Efforts to create National Heritage Area in Great Falls region continuing

If a group of locals are successful in their effort, the first National Heritage Area in Montana, and the region, would be in the Great Falls area.

The Upper Missouri River Planning Area Planning Corporation held community conversations last week in Helena, Fort Benton and Great Falls as one of the preliminary steps in the feasibility study process.

Once completed, the feasibility is submitted to Congress, which must vote to approve the NHA designation.

The planning group raised the funds needed for the feasibility study and last fall hired August Carlino from the Rivers of Steel Heritage Area in Pittsburgh, Penn., and Nancy Morgan, of Point Heritage Development Consulting, as the consultants to help conduct the local feasibility study. The consultants visited the area in January to begin work on the feasibility study.

National Heritage Area project gaining momentum in Great Falls region

Last week’s meetings were the latest in the string of community events dating back to January 2015 in the quest to create the heritage area, which is largely a tourism and economic development tool for communities.

According to the Alliance of National Areas, an independent 2012 study by Tripp Umbach found that NHAs’ overall annual economic impact in the U.S. is $12.9 billion, significantly exceeding the amount of federal funding provided to NHAs by as much as 5:1. The economic impact is primarily in tourism, operational expenditures and grantmaking activities; with the majority, 99 percent, is generated by tourism spending.

The economic impact was significant in two ways, according to Umbach’s study:

  • $4.6 billion in direct impact, which includes tourist spending, NHA operational expenditures and grantmaking activities
  • $8.3 billion in indirect and induced impacts, which includes employee spending and businesses supporting the tourism industry.

In 1984, the first National Heritage Area, Illinois and Michigan Canal National Heritage Area, was signed into law by President Ronald Reagan.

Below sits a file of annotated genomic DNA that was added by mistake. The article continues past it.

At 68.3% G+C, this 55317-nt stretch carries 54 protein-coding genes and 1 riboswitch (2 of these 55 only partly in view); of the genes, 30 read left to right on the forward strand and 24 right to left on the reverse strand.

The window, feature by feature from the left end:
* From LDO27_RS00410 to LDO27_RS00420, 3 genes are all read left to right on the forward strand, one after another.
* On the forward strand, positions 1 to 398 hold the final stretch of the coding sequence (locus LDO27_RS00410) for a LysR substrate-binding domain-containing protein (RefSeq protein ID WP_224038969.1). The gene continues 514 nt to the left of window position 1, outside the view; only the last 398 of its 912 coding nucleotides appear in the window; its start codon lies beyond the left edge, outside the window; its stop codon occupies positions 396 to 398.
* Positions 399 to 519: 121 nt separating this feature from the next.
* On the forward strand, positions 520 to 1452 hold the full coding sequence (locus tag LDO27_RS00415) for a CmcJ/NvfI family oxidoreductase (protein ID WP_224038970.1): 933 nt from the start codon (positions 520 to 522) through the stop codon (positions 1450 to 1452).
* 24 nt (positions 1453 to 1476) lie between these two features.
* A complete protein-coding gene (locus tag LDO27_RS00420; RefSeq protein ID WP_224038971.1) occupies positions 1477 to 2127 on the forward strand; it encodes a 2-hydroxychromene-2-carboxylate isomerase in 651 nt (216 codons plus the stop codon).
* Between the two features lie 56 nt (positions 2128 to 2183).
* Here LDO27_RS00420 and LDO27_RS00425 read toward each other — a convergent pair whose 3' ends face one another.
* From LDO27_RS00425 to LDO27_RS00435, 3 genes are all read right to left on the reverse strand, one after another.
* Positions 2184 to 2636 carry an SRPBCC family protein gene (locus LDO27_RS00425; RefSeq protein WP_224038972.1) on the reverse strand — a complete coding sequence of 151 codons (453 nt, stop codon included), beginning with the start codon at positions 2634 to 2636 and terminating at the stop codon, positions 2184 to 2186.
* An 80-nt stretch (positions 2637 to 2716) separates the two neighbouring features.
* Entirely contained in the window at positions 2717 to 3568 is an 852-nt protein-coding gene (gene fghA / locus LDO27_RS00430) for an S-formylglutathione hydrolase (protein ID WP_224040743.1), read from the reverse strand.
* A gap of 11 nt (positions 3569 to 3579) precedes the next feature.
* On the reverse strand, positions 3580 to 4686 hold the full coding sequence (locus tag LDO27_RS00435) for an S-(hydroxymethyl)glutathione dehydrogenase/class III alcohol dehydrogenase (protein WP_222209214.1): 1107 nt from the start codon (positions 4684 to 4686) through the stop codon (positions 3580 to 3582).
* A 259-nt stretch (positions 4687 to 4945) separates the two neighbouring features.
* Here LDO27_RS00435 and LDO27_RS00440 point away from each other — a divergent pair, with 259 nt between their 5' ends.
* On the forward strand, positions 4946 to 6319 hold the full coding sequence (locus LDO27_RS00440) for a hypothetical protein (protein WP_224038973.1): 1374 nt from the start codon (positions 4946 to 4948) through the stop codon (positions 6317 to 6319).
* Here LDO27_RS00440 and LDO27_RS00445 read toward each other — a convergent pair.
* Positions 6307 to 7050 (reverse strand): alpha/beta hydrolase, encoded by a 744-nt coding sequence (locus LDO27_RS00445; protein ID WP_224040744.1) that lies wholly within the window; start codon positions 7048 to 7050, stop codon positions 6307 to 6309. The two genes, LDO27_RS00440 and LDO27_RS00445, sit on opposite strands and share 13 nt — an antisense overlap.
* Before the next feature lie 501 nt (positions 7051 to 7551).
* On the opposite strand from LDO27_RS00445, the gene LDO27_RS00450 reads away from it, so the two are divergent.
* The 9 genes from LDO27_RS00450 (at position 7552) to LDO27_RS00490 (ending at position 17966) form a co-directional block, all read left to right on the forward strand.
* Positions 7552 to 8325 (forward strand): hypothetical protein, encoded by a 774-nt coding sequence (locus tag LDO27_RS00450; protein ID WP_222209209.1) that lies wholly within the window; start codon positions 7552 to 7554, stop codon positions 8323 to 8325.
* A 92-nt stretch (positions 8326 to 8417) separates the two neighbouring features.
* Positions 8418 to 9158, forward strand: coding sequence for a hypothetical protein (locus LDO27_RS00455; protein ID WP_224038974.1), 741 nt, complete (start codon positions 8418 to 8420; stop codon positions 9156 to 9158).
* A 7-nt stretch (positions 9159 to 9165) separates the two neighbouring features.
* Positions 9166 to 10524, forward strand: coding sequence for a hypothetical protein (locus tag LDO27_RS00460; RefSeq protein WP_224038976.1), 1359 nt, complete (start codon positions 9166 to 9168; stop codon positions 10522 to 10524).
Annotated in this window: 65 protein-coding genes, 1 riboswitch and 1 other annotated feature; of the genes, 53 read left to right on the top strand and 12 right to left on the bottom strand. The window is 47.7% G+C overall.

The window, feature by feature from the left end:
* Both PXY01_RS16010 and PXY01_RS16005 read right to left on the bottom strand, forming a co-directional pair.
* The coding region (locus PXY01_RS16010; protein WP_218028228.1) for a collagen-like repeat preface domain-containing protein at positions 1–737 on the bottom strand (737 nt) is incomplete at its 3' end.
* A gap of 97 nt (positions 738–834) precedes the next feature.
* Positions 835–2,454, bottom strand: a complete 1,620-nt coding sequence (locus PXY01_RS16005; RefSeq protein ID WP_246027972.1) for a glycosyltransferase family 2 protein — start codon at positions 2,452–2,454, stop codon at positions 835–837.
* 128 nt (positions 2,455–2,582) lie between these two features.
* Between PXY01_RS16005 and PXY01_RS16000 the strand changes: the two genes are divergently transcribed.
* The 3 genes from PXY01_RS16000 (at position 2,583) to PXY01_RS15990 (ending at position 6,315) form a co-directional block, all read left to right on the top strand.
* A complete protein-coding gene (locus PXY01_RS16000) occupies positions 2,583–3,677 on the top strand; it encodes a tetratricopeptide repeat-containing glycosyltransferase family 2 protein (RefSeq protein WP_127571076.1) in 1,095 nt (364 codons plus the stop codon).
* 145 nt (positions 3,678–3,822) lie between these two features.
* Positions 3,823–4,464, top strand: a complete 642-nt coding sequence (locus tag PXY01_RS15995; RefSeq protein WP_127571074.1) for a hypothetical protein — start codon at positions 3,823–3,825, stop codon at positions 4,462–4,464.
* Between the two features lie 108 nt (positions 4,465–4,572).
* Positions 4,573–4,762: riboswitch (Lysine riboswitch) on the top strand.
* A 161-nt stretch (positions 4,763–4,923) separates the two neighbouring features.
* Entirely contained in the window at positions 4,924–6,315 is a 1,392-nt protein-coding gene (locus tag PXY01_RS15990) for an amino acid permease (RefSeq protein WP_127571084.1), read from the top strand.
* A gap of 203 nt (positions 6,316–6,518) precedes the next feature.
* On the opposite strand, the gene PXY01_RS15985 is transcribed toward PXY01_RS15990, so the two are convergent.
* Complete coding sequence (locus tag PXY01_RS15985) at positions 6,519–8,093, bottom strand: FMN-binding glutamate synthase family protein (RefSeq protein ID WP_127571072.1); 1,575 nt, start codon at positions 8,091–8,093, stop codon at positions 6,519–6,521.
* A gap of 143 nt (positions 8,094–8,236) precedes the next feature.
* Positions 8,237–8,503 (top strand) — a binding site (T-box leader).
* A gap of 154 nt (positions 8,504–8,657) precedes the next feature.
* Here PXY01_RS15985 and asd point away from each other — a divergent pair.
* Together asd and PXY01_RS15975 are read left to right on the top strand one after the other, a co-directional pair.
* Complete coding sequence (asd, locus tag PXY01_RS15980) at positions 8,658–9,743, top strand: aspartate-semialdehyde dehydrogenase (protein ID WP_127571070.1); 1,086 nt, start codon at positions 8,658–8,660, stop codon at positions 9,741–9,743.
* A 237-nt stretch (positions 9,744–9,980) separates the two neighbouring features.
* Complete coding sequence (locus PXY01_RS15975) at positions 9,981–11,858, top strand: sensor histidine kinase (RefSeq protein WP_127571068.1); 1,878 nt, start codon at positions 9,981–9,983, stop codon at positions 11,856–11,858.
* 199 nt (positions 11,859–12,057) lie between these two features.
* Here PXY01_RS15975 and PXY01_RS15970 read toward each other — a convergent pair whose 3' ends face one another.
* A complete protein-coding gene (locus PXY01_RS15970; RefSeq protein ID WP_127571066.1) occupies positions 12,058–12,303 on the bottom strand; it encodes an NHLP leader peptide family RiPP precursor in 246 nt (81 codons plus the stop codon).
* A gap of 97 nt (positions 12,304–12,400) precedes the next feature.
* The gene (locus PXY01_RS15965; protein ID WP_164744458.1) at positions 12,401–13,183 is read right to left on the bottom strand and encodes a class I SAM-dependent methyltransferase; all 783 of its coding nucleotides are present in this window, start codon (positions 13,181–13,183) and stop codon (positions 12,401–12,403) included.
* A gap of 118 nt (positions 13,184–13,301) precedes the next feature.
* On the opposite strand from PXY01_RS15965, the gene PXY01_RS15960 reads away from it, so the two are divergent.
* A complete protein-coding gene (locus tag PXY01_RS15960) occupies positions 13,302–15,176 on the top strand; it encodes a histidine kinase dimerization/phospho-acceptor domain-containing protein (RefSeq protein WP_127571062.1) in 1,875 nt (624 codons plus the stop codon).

There are 49 NHAs in the U.S. currently and to receive the designation, an area must “tell nationally important stories that celebrate our nation’s diverse heritage. NHAs are lived-in landscapes. Consequently, NHA entities collaborate with communities to determine how to make heritage relevant to local interests and needs,” according to the National Park Service.

NHAs are a grassroots, community-driven approach to heritage conservation and economic development and typically involved public-private partnerships.

No NHAs exist in Montana and some have been established in Utah, Colorado, Nevada and Alaska.

According to NPS, the designation often results in sustainable economic development as NHAs can leverage federal funding to create jobs, generate revenue for local governments and sustain local communities through revitalization and heritage tourism.

An effort to explore an NHA has started in Bozeman, but it’s in the preliminary stages.

About 60 people attended the meeting in Great Falls on May 3.

Lola Sheldon-Galloway, a state legislator, said her property in the Sun Prairie area was in the proposed boundary and asked if it could be removed.

Carlino said that there is no impact on property rights or zoning from NHAs and property owners within the boundary can simply chose not to be involved.

The federal laws establishing NHAs require that no property rights or zoning be impacted, Morgan told the group. She previously worked with a heritage area in Louisiana. The local planning group has also adopted a resolution to protect property rights.

Heritage areas also provide recreational opportunities, Morgan said.

“It’s not just preserving the past,” she said.

The proposed themes for the Upper Missouri River heritage area are:

  • Ice Age/American Indians
  • Exploration and settlement
  • Transportation
  • Military
  • Industry/Agriculture
  • Art

The proposed boundary is from Fort Benton to Gates of the Mountains with tributaries of the Sun, Smith and Belt Creek.

Those boundaries can change as the feasibility study process continues.

“You have things of national historic significance.” Morgan said. There are four national historic landmarks in the area, including the First People’s Buffalo Jump State Park; Charlie Russell home and studio; the Lewis and Clark Portage Route and the Fort Benton Historic District.

Jane Weber, chair of the planning group and a County Commissioner, told those gathered at the May 3 meeting to stay involved in the process to help shape the boundaries, themes and overall plan, should the heritage area be approved by Congress.

Members of the planning group also met last week with the lieutenant governor, representatives of the Department of Commerce, Montana State Parks, Indian Affairs, Montana Historical Society, state historic preservation office, governor’s office of economic development, state main street program, and the U.S. Forest Service about the proposed heritage area.